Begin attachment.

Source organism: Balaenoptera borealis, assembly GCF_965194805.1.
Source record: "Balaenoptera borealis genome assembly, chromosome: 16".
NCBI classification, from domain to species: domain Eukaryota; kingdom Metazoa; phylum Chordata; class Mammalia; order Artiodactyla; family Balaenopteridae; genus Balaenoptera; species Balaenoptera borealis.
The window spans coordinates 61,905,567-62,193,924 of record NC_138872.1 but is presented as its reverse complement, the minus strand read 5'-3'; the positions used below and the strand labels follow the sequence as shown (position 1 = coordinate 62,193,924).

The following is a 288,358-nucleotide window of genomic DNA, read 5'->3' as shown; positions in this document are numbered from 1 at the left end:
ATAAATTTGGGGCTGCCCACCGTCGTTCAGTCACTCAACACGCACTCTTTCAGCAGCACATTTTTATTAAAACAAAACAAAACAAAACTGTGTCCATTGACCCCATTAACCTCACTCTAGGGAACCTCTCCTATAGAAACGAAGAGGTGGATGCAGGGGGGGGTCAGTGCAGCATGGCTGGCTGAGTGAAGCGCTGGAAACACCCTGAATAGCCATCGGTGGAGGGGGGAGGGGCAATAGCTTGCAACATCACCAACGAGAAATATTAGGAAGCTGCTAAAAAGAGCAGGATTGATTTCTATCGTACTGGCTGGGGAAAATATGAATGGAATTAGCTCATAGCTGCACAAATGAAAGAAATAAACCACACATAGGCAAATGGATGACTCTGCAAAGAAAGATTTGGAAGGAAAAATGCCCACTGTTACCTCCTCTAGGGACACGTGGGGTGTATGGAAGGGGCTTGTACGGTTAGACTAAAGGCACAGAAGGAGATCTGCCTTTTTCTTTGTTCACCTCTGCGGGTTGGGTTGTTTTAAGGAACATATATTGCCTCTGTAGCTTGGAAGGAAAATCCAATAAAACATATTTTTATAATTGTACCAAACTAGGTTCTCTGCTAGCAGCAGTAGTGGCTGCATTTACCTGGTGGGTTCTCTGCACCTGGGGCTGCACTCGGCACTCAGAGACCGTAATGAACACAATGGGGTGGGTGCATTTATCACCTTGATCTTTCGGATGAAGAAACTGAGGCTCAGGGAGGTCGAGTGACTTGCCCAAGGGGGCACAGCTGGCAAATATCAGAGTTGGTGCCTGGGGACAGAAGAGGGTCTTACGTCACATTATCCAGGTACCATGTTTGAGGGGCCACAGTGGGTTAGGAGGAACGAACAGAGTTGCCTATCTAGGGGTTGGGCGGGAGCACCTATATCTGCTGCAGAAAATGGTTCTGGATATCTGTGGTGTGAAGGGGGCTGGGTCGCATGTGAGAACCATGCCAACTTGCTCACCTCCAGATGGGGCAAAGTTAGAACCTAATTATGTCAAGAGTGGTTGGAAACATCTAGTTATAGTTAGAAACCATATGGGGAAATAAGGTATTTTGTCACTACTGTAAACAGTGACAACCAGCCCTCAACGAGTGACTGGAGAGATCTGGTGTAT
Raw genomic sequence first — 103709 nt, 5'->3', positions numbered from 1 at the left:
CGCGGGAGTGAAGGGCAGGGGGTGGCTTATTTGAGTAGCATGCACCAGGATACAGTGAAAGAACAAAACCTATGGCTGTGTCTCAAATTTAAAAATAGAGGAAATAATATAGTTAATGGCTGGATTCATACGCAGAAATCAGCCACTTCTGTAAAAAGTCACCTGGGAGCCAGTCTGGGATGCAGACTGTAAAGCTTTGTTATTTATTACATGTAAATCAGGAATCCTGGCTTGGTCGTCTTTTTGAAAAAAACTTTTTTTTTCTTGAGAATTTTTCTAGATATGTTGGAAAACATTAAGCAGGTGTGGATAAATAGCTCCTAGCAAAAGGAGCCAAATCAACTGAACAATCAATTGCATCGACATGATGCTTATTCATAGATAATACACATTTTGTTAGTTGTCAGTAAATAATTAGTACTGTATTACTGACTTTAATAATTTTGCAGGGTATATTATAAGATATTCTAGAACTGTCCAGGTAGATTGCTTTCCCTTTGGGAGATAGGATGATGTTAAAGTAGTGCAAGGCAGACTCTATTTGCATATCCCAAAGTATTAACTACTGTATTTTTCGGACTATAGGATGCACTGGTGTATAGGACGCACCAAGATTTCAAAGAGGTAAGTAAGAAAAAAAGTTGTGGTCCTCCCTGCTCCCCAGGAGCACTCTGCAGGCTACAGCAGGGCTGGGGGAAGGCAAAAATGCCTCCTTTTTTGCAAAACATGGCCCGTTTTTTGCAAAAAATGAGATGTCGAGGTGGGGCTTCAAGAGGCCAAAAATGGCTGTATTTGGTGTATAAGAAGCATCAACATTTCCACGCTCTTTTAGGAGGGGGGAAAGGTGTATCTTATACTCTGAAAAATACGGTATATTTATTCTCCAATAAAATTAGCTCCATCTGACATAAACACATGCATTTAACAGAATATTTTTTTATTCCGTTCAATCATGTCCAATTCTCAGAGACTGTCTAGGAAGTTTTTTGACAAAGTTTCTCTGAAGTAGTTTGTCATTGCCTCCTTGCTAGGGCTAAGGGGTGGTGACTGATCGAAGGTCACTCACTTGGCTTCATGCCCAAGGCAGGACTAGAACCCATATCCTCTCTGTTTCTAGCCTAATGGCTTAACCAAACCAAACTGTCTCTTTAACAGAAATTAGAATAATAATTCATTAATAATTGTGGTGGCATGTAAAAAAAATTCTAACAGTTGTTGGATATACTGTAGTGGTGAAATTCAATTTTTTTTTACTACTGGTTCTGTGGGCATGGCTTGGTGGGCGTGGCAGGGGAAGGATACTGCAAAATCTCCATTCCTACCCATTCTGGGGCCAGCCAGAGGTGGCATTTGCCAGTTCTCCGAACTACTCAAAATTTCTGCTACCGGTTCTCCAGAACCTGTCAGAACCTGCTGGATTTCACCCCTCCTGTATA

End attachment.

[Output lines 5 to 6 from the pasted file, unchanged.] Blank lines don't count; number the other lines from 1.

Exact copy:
The following is a 288,358-nucleotide window of genomic DNA, read 5'->3' as shown; positions in this document are numbered from 1 at the left end:
ATAAATTTGGGGCTGCCCACCGTCGTTCAGTCACTCAACACGCACTCTTTCAGCAGCACATTTTTATTAAAACAAAACAAAACAAAACTGTGTCCATTGACCCCATTAACCTCACTCTAGGGAACCTCTCCTATAGAAACGAAGAGGTGGATGCAGGGGGGGGTCAGTGCAGCATGGCTGGCTGAGTGAAGCGCTGGAAACACCCTGAATAGCCATCGGTGGAGGGGGGAGGGGCAATAGCTTGCAACATCACCAACGAGAAATATTAGGAAGCTGCTAAAAAGAGCAGGATTGATTTCTATCGTACTGGCTGGGGAAAATATGAATGGAATTAGCTCATAGCTGCACAAATGAAAGAAATAAACCACACATAGGCAAATGGATGACTCTGCAAAGAAAGATTTGGAAGGAAAAATGCCCACTGTTACCTCCTCTAGGGACACGTGGGGTGTATGGAAGGGGCTTGTACGGTTAGACTAAAGGCACAGAAGGAGATCTGCCTTTTTCTTTGTTCACCTCTGCGGGTTGGGTTGTTTTAAGGAACATATATTGCCTCTGTAGCTTGGAAGGAAAATCCAATAAAACATATTTTTATAATTGTACCAAACTAGGTTCTCTGCTAGCAGCAGTAGTGGCTGCATTTACCTGGTGGGTTCTCTGCACCTGGGGCTGCACTCGGCACTCAGAGACCGTAATGAACACAATGGGGTGGGTGCATTTATCACCTTGATCTTTCGGATGAAGAAACTGAGGCTCAGGGAGGTCGAGTGACTTGCCCAAGGGGGCACAGCTGGCAAATATCAGAGTTGGTGCCTGGGGACAGAAGAGGGTCTTACGTCACATTATCCAGGTACCATGTTTGAGGGGCCACAGTGGGTTAGGAGGAACGAACAGAGTTGCCTATCTAGGGGTTGGGCGGGAGCACCTATATCTGCTGCAGAAAATGGTTCTGGATATCTGTGGTGTGAAGGGGGCTGGGTCGCATGTGAGAACCATGCCAACTTGCTCACCTCCAGATGGGGCAAAGTTAGAACCTAATTATGTCAAGAGTGGTTGGAAACATCTAGTTATAGTTAGAAACCATATGGGGAAATAAGGTATTTTGTCACTACTGTAAACAGTGACAACCAGCCCTCAACGAGTGACTGGAGAGATCTGGTGTAT